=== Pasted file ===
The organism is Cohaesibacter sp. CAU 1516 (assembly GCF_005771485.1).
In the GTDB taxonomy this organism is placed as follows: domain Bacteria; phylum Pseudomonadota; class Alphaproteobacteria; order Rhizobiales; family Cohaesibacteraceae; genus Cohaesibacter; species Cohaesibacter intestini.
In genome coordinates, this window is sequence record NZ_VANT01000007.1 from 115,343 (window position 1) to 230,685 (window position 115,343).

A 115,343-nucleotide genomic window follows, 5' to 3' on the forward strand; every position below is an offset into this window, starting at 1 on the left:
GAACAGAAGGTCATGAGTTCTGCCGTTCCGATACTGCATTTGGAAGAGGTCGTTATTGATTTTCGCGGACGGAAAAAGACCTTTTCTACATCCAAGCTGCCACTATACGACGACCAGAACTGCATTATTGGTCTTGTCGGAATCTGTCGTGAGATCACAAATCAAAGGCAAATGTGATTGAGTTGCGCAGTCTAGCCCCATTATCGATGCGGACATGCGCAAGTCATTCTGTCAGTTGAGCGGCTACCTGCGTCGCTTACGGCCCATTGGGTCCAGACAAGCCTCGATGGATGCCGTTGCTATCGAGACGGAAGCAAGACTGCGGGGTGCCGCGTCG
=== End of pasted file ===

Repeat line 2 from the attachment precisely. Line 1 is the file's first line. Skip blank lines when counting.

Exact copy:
In the GTDB taxonomy this organism is placed as follows: domain Bacteria; phylum Pseudomonadota; class Alphaproteobacteria; order Rhizobiales; family Cohaesibacteraceae; genus Cohaesibacter; species Cohaesibacter intestini.